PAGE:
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Building a Wholistic Model for Student Success

Professor Lee brings in a big grant—with an immediate impact on campus
March 15, 2017

Professor Josephine Lee with staff and friends at the Asian Pacific American Resource Center open house

Professor Josephine Lee with staff and friends at the Asian Pacific American Resource Center open house
Asian American College Excellence staff member Ariana Yang, Professor Josephine Lee, AAS Program director Teresa Swartz, and undergraduate Troy Yamaguchi at the AACE open house

Professor Josephine Lee is no stranger to the hard work of creating change. She was instrumental in establishing the University’s Asian American Studies Program in 2004 and served as its first director (in 2006 the Council on Asian Pacific Minnesotans honored her with its Leadership Award). So it was not surprising to hear last September that she had helped to secure a grant to improve student outcomes for Asian Americans at the University of Minnesota.

Professors Josephine Lee and Bic Ngo
Josephine Lee and Bic Ngo

But the resources the award brings to the University are more than impressive. With principal investigator Bic Ngo, associate professor in the College of Education and Human Development, co-PI Lee received a $1.75 million, five-year grant from the US Department of Education’s Asian American and Native American Pacific Islander-Serving Institutions (AANAPISI) Program. “Having this grant will make an immediate impact,” Lee says, “and hopefully have a lasting effect on how we work with all our students, whether or not they are Asian Pacific Americans.

“This grant helps provide ways that the University can better address the particular concerns of APA students, not just about differences in culture, heritage, and language, but also about anti-immigrant feeling, racial marginalization, xenophobia, Islamophobia, and gender/sexuality bias,” Lee continues. “Student success is easier if students don’t feel like they have to leave parts of themselves behind to get a college degree.”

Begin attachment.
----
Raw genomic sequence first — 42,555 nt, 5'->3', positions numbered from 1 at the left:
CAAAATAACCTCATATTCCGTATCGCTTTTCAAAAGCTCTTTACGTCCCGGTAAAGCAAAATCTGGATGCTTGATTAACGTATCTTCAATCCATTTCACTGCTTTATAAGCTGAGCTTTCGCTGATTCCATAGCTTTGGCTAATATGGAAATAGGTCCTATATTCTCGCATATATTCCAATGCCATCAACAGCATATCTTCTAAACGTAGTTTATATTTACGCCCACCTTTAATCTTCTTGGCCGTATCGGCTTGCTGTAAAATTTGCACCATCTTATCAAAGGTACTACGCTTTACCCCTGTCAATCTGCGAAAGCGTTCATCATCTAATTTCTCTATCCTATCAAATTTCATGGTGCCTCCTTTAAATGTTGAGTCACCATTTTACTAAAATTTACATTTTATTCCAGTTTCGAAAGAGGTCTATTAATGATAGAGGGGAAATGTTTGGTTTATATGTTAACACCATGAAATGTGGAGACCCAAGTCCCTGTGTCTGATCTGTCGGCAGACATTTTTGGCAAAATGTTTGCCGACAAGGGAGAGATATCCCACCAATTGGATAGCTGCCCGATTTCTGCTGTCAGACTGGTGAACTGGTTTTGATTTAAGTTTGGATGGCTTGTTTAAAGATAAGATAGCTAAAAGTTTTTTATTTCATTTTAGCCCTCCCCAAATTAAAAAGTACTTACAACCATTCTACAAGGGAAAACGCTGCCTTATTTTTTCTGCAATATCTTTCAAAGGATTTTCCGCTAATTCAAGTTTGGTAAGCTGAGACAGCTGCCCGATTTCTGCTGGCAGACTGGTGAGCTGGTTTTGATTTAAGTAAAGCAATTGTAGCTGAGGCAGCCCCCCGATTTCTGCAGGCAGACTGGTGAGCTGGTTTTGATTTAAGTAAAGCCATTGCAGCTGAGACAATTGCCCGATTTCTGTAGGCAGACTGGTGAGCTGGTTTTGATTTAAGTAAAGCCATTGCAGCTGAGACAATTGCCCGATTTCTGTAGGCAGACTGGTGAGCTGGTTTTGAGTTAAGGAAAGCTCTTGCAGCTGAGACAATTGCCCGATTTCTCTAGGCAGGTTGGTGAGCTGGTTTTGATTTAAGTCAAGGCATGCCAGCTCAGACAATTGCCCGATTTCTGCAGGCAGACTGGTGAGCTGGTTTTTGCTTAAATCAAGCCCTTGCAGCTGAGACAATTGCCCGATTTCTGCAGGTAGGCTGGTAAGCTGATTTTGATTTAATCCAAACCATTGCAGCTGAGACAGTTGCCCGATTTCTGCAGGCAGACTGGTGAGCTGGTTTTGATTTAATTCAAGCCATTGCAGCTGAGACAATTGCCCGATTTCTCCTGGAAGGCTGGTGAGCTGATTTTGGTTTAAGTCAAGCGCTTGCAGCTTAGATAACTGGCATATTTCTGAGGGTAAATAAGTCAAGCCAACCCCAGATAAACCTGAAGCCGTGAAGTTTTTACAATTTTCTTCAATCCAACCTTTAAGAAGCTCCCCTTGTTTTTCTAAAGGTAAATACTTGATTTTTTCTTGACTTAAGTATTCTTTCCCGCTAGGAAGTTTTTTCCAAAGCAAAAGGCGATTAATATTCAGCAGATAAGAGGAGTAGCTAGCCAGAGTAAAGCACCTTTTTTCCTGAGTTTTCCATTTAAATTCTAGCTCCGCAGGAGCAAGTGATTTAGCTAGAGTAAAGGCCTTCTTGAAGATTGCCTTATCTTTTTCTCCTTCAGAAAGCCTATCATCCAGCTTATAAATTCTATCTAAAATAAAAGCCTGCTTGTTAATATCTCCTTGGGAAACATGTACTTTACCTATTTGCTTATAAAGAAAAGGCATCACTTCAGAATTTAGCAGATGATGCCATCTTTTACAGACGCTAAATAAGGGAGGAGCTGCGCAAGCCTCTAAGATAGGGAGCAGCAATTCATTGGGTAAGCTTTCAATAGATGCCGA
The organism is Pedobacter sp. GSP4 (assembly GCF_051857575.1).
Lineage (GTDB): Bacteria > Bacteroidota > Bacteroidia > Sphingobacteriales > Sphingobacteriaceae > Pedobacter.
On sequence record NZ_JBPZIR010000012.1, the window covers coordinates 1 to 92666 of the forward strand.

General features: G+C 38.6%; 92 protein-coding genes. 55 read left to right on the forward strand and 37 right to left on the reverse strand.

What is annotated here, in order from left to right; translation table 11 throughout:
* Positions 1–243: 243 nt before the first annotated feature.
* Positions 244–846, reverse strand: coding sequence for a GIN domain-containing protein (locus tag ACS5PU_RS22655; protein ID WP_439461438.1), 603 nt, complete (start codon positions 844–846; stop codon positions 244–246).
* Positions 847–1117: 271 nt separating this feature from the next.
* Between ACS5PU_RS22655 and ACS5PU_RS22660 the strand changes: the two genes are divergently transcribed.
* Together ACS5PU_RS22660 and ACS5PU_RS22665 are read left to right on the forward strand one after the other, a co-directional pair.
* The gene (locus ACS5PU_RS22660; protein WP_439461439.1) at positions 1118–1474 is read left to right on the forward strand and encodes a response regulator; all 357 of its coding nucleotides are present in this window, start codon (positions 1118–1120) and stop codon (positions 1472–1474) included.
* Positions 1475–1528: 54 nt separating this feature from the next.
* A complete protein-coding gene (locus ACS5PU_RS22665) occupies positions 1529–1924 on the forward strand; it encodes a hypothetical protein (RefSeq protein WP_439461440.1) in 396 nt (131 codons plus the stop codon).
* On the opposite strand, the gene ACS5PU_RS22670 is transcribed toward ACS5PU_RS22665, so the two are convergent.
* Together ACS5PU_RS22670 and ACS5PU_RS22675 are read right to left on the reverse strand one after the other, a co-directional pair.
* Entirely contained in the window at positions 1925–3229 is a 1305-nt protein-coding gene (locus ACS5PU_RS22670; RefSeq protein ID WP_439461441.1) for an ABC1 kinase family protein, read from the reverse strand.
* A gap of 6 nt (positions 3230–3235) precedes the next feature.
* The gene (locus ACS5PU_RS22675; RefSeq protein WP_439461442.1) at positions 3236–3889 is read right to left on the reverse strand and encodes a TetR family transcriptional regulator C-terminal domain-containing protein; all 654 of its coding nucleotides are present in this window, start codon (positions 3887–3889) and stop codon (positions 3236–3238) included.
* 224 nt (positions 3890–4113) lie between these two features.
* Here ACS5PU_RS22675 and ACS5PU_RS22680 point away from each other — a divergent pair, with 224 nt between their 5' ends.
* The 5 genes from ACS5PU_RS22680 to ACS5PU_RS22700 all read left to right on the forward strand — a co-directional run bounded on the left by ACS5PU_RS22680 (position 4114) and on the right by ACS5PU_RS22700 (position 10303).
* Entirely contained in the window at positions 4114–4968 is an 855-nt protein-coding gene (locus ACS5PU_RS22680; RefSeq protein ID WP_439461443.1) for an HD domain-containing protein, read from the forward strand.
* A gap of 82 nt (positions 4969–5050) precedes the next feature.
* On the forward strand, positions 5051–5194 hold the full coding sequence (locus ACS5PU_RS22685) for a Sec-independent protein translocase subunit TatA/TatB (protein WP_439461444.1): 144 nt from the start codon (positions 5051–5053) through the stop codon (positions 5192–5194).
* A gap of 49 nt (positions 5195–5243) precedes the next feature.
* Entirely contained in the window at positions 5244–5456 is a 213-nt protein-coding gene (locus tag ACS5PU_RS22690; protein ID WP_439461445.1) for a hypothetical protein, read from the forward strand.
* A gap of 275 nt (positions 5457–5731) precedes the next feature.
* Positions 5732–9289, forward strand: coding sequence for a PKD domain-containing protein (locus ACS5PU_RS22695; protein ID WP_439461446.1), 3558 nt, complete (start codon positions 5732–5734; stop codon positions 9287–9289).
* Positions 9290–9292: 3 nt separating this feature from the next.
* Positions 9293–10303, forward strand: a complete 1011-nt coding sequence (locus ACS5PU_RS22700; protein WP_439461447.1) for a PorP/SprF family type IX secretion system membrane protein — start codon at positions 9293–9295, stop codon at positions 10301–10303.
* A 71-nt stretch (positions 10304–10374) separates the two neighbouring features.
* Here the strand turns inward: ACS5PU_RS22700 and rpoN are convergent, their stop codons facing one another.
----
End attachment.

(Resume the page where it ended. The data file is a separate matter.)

"Student success is easier 
if students don't feel like
they have to leave parts of
themselves behind to get
a college degree."
            - Dr. Josephine Lee

Under Lee and Ngo’s leadership, the Asian American College Excellence (AACE) Project has been charging forward with new programs. An Asian Pacific American Resource Center, offering mentoring and tutoring services and career information, held its initial open house on March 1, filling the Wulling Hall space with students and faculty. Staff members have been hired: Project Director Kong Her, Project Coordinator Peter Limthongviratn, and graduate student assistant Ariana Yang. The AACE speaker series kicks off March 21 with Taz Ahmed and Zahra Noorbakhsh, co-hosts of the #GoodMuslimBadMuslim Podcast. A youth summit with workshops and networking opportunities engages students April 1.

According to Professor Lee, the staff is planning a digital stories collection, library resources, and programs for orientation and recruitment. “We are also looking to connect with other support structures for APA students,” Lee says; “we are particularly interested in building scholarships and other funding that will directly support students.

“Our student body includes a significant number of Asian Pacific American students who do not fit that ‘model minority’ profile of Asian American socioeconomic success and academic achievement. The support for these students, along with other forms of support for public education, is sadly shrinking even while populations are growing.”

Crowd at the APA Resource Center open house
The APA Resource Center open house March 1
 

At the same time, Lee is working with Asian American Studies Director Teresa Swartz to build new classes on Asian American popular culture, visual images, and theater arts into the program's permanent course offerings.

 

Lee and Ngo met as AAS colleagues, and Lee credits AAS faculty and staff for their help in the grant process, along with the University’s Office of Equity and Diversity. “This process has been delightfully collaborative,” Lee notes. “So many people are on the same page that we need more resources to support our students, and that we need to work together to make these connections happen.”

To be eligible for an AANAPISI grant the University first had to prove that Asian American/Pacific Islander Americans make up at least 10 percent of its student body and that it serves low-income students. The majority of the AANAPISI program awards, Professor Lee says, tend to go to community colleges and teaching-oriented colleges and universities. “I think what helped in getting the grant,” she observes, “was affirming that the U is also a land-grant university with an obligation to serve the public good.”